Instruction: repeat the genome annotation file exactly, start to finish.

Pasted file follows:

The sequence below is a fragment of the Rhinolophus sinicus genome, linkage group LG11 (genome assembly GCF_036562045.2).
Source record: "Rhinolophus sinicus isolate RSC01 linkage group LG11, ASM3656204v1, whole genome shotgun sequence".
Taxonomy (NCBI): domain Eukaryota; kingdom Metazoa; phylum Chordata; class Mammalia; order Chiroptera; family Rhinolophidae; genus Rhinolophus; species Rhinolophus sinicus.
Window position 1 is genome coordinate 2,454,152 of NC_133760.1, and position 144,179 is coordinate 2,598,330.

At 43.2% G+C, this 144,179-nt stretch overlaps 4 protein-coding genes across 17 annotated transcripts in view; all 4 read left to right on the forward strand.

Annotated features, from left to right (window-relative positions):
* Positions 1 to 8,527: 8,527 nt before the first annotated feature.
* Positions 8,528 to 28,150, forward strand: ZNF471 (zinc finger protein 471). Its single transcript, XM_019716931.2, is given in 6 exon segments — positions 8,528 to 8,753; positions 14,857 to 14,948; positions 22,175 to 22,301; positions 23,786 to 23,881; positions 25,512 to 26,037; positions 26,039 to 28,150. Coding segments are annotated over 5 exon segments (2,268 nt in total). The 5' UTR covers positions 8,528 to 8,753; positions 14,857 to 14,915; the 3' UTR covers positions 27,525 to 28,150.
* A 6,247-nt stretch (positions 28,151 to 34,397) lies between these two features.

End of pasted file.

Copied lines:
The sequence below is a fragment of the Rhinolophus sinicus genome, linkage group LG11 (genome assembly GCF_036562045.2).
Source record: "Rhinolophus sinicus isolate RSC01 linkage group LG11, ASM3656204v1, whole genome shotgun sequence".
Taxonomy (NCBI): domain Eukaryota; kingdom Metazoa; phylum Chordata; class Mammalia; order Chiroptera; family Rhinolophidae; genus Rhinolophus; species Rhinolophus sinicus.
Window position 1 is genome coordinate 2,454,152 of NC_133760.1, and position 144,179 is coordinate 2,598,330.

At 43.2% G+C, this 144,179-nt stretch overlaps 4 protein-coding genes across 17 annotated transcripts in view; all 4 read left to right on the forward strand.

Annotated features, from left to right (window-relative positions):
* Positions 1 to 8,527: 8,527 nt before the first annotated feature.
* Positions 8,528 to 28,150, forward strand: ZNF471 (zinc finger protein 471). Its single transcript, XM_019716931.2, is given in 6 exon segments — positions 8,528 to 8,753; positions 14,857 to 14,948; positions 22,175 to 22,301; positions 23,786 to 23,881; positions 25,512 to 26,037; positions 26,039 to 28,150. Coding segments are annotated over 5 exon segments (2,268 nt in total). The 5' UTR covers positions 8,528 to 8,753; positions 14,857 to 14,915; the 3' UTR covers positions 27,525 to 28,150.
* A 6,247-nt stretch (positions 28,151 to 34,397) lies between these two features.